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Alioto-Pier supporters laud focus
on entire City

Supervisor Michela Alioto-Pier
Photo(s) by Luke Thomas

By Pat Murphy

March 25, 2006

District 2 Supervisor Michela Alioto-Pier distinguishes herself by "putting all districts under a microscope" for benefit of the entire City, her supporters agreed last night at a Pacific Heights fundraiser.

In return, Alioto-Pier recalled San Francisco has never been eleven microcosms.

"District elections are really hard in San Francisco because we do divide this fabulous place into an eleven little microcosmic world," stated Alioto-Pier who seeks re-election in November.

"That's not how San Francisco is or has ever really been.

"We are the City by the Bay. We are a jewel box and it is our culture and our diversity that makes us so unique and so... one.

She spoke in the home of Alioto family matriarch Frances Alioto, flanked by Rodney Fong, president of the Fisherman's Wharf Merchants Association and owner of The Wax Museum and Fisherman's Wharf patriarch Alessandro 'Al' Baccari.

Some 250 family, friends, and supporters attended.

Baccari praised Alioto-Pier for her grasp of San Francisco.

Al Baccari has served as director of the Fisherman's Wharf Historical Society, executive secretary of the Fisherman's Wharf Merchants Association, and president of the Fishermen's and Seamen's Memorial Chapel. He also served as chairman of the Mayor's Committee for the Preservation and Beautification of Fisherman's Wharf. Now retired, Baccari serves as an educator, author, economist, artist, and photographer.
SFVistor.org photo

Baccari photography on display at ristaonline

"She's one of those rare people who takes a district and she looks not only just at her district but at each district in the city - which are like little cities within a city - and puts it under a microscope," said Baccari.

"With that vision she began to say 'what are the economic, social, and cultural problems of those areas? What are the demographics of those areas? How old are they? What is the revenue that comes in or out? How do we generate the funds to create the economic vitality and stability?'"

Early service on the San Francisco Port Commission proved Alioto-Pier capable of "understanding the needs of the community, of the whole 7.5 miles of the perimeter of our waterfront," added Baccari.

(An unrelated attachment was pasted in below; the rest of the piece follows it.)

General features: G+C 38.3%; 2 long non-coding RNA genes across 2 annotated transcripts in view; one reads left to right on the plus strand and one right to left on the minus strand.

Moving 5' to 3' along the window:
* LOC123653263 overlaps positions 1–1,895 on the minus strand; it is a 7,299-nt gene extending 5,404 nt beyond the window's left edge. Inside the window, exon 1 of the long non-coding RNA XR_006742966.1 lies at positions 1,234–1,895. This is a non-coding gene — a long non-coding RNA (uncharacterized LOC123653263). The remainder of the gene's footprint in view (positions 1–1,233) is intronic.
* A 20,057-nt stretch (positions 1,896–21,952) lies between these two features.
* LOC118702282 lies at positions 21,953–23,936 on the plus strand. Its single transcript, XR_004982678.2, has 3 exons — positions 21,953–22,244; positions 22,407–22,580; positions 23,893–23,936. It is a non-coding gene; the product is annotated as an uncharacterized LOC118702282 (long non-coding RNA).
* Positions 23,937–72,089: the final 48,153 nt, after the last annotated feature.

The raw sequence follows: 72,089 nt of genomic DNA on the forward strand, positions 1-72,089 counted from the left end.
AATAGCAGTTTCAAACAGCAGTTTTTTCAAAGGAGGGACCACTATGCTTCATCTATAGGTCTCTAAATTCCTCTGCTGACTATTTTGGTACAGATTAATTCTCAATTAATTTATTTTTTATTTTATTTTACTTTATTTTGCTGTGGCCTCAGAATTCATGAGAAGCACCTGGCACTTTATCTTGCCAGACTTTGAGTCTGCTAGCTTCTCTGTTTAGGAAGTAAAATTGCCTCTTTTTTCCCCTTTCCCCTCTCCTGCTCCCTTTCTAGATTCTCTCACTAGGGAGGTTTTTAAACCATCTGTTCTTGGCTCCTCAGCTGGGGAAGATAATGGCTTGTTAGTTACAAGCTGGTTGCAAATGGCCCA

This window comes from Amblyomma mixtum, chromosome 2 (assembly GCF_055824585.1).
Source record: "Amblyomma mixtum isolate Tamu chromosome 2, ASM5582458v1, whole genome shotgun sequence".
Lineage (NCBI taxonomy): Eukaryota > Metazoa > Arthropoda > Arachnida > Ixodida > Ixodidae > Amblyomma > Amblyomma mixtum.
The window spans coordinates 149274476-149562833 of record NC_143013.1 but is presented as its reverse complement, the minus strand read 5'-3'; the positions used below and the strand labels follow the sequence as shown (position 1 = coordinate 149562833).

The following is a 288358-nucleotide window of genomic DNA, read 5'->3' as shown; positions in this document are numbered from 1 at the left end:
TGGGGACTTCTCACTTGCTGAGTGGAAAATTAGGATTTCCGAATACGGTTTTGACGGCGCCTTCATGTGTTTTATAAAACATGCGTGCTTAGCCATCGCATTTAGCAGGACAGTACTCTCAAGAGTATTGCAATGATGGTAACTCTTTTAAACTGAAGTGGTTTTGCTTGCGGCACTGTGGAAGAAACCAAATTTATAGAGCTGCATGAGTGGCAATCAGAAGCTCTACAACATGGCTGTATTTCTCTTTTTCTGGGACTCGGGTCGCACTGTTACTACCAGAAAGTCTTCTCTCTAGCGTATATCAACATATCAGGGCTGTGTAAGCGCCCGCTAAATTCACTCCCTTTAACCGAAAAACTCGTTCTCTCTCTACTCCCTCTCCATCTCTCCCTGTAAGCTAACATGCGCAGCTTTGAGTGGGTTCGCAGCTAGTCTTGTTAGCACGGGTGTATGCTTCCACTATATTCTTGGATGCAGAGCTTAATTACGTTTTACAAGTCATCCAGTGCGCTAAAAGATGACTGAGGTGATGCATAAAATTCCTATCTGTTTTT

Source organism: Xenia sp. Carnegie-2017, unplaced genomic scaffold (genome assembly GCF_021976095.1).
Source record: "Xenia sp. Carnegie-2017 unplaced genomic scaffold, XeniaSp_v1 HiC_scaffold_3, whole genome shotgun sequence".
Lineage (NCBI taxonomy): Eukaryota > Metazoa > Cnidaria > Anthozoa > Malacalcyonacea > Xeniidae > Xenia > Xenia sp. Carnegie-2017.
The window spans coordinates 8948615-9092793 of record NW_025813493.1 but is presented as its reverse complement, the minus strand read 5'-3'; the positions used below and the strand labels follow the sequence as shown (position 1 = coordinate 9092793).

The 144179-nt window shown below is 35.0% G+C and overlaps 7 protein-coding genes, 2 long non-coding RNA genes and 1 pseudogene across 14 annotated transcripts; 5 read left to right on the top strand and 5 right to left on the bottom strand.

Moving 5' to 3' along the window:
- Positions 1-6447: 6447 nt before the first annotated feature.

Her consideration of waterfront needs grew to envision a new Cruise Terminal, Alioto-Pier explained.

"I was truly honored to have served on the Port Commission," said the District 2 supervisor.

"I see the Port as one of the main jewels -- the biggest diamond in the box - because of the opportunity down there.

"What I find really astounding... is that I don't think a lot of other people don't see it that way... at least not people in politics.

"City Hall is a little fishbowl world. In and of itself it does not necessarily represent the City all the time."

Members of her campaign staff questioned whether "cruise ships could impact the City or how people could like them." Poll results came in a week ago, she said, which included voter feeling toward cruise ships.

"When we got this thing back cruise ships had an 85% approval rating citywide.

"And that was a question that was given that had the pros and the cons - cruise ships with the kind of money they generate but also with the energy, and the feel, and everything else they bring to San Francisco versus the types of pollution it can bring in.

"It was a very rough question quite frankly, but it scored fifteen points higher than anything else.

"What it told me... is that there is not only a lot of nostalgia in it but hope and I think that people need to have something to hope for.

"I think they see this area is of potentially great excitement."

The candidate pledged development of a community based plan within the next year to construct a new Cruise Terminal.

"We will be cultivating some kind of agenda that will be reaching out for help... on exactly how we are going to go about doing that and assuring the Cruise Terminal does get built and that it gets built well.

"And then hopefully as soon as that's built we're able to renovate Pier 35. I don't understand why we can't have two, frankly."

Passage of Prop I by City voters last November benefits local economy, Alioto-Pier observed.

"Last November with all of your help you helped us pass something called Proposition I which started an Economic Analysis Office at City Hall, which we had never had.

"So now when we look at legislation that impacts us economically we're adding a little responsibility."

Baccari noted a vision of the whole City is necessary to "preserve our economic, social, and cultural vitality."

"If Hunters Point breaks down... and we cannot create a balance of integrating and bringing some stability of compassion and understanding to that area that can vitally live - we perish.

"So, one area can destroy the other area. It's checkmate," stressed Baccari.

Alioto-Pier leadership at City Hall is needed to steer a "renaissance at Fisherman's Wharf," indicated Rodney Fong, president of the San Francisco Fisherman's Wharf Merchants Association.

"Fisherman's Wharf... is going through a renaissance, a transition," said Fong.

"This last summer we passed a Business Improvement District... from Ghirardelli all the way to Pier 39.

"It's going to generate over a half-million dollars a year for the next 15 years for cleaning, beautification, and marketing it's great history.

"With all of these changes blossoming we're going to need more help at City Hall... and we're going to need some logical, sound leadership and I think that's why we're all here for Supervisor Michela Alioto-Pier."




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